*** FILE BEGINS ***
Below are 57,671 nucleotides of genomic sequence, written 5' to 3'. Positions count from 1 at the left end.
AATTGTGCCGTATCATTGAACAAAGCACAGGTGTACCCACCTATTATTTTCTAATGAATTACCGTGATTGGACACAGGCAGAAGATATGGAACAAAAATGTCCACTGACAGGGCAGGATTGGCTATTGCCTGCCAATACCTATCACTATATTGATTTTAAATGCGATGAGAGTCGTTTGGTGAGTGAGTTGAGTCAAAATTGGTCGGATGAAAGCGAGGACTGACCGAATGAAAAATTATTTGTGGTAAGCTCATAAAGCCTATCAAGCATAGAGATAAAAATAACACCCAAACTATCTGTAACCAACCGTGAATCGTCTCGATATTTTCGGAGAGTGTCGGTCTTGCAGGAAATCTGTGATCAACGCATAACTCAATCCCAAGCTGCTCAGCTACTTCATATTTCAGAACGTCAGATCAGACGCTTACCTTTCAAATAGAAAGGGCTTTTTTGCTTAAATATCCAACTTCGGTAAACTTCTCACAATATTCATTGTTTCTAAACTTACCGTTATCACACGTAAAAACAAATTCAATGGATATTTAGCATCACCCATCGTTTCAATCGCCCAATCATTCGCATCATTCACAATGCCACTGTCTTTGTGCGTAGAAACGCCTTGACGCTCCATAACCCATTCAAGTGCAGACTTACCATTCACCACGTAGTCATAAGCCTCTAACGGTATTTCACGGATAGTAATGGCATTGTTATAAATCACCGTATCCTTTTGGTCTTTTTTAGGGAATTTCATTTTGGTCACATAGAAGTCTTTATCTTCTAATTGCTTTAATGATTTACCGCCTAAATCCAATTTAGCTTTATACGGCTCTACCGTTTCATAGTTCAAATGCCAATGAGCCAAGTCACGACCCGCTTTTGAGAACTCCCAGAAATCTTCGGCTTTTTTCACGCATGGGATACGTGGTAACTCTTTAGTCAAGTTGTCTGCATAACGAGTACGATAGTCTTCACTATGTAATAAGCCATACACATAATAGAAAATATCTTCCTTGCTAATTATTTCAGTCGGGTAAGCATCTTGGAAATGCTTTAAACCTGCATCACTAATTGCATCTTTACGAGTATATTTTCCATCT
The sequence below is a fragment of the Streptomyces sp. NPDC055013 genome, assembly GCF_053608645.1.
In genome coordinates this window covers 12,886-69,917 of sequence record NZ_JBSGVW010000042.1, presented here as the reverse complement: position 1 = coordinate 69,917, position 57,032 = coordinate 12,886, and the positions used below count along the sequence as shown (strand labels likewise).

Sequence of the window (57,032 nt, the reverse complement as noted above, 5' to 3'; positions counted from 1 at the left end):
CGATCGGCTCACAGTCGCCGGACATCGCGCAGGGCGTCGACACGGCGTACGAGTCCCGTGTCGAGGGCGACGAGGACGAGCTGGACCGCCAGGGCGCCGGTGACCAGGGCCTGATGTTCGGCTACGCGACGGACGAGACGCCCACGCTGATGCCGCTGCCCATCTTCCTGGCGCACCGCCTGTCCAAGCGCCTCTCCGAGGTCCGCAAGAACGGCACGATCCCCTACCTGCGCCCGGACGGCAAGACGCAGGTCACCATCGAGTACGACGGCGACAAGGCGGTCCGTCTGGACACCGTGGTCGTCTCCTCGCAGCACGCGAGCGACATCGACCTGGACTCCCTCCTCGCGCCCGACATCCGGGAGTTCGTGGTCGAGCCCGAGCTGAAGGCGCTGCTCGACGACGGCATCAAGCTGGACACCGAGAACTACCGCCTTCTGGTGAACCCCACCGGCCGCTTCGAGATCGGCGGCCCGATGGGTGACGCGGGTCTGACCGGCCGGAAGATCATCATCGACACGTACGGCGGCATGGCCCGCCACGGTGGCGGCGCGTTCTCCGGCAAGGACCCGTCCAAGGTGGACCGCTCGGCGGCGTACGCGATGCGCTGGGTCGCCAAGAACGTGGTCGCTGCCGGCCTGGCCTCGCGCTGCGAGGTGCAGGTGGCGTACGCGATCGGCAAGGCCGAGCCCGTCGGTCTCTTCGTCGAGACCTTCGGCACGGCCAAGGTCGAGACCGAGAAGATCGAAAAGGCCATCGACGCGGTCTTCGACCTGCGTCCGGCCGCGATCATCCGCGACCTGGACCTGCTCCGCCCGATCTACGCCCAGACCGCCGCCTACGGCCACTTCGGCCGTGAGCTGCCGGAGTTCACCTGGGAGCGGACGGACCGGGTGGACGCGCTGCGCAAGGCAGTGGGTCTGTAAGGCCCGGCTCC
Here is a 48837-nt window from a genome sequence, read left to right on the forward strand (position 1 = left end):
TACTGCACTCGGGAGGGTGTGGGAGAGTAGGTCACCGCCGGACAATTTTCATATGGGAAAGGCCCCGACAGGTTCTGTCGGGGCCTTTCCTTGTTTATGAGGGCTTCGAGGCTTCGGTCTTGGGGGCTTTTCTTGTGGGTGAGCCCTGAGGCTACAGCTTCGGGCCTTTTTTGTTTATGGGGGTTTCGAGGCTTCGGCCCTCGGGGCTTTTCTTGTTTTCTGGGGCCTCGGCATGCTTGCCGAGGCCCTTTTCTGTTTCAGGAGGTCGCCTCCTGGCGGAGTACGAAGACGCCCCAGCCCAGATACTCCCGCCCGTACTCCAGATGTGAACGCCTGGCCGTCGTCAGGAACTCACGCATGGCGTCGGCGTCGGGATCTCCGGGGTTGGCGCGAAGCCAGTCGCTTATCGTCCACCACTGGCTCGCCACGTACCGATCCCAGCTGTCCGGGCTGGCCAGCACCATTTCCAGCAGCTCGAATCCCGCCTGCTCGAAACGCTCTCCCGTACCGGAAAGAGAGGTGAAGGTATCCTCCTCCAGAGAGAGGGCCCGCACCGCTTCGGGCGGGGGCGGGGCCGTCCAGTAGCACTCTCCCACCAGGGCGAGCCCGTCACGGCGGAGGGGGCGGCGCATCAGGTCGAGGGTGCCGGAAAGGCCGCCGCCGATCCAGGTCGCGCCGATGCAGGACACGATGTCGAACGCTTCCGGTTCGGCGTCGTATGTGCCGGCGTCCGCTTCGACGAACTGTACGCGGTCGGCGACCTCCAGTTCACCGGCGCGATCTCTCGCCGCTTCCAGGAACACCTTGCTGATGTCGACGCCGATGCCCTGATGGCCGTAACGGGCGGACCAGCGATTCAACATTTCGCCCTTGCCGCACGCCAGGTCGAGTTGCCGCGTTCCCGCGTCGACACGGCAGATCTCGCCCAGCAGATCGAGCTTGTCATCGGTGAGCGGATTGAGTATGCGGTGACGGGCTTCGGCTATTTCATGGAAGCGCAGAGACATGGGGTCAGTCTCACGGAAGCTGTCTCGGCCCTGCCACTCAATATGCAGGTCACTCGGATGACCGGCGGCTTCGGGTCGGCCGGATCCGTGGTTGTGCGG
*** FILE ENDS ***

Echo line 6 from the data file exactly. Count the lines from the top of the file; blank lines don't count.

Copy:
CGATCGGCTCACAGTCGCCGGACATCGCGCAGGGCGTCGACACGGCGTACGAGTCCCGTGTCGAGGGCGACGAGGACGAGCTGGACCGCCAGGGCGCCGGTGACCAGGGCCTGATGTTCGGCTACGCGACGGACGAGACGCCCACGCTGATGCCGCTGCCCATCTTCCTGGCGCACCGCCTGTCCAAGCGCCTCTCCGAGGTCCGCAAGAACGGCACGATCCCCTACCTGCGCCCGGACGGCAAGACGCAGGTCACCATCGAGTACGACGGCGACAAGGCGGTCCGTCTGGACACCGTGGTCGTCTCCTCGCAGCACGCGAGCGACATCGACCTGGACTCCCTCCTCGCGCCCGACATCCGGGAGTTCGTGGTCGAGCCCGAGCTGAAGGCGCTGCTCGACGACGGCATCAAGCTGGACACCGAGAACTACCGCCTTCTGGTGAACCCCACCGGCCGCTTCGAGATCGGCGGCCCGATGGGTGACGCGGGTCTGACCGGCCGGAAGATCATCATCGACACGTACGGCGGCATGGCCCGCCACGGTGGCGGCGCGTTCTCCGGCAAGGACCCGTCCAAGGTGGACCGCTCGGCGGCGTACGCGATGCGCTGGGTCGCCAAGAACGTGGTCGCTGCCGGCCTGGCCTCGCGCTGCGAGGTGCAGGTGGCGTACGCGATCGGCAAGGCCGAGCCCGTCGGTCTCTTCGTCGAGACCTTCGGCACGGCCAAGGTCGAGACCGAGAAGATCGAAAAGGCCATCGACGCGGTCTTCGACCTGCGTCCGGCCGCGATCATCCGCGACCTGGACCTGCTCCGCCCGATCTACGCCCAGACCGCCGCCTACGGCCACTTCGGCCGTGAGCTGCCGGAGTTCACCTGGGAGCGGACGGACCGGGTGGACGCGCTGCGCAAGGCAGTGGGTCTGTAAGGCCCGGCTCC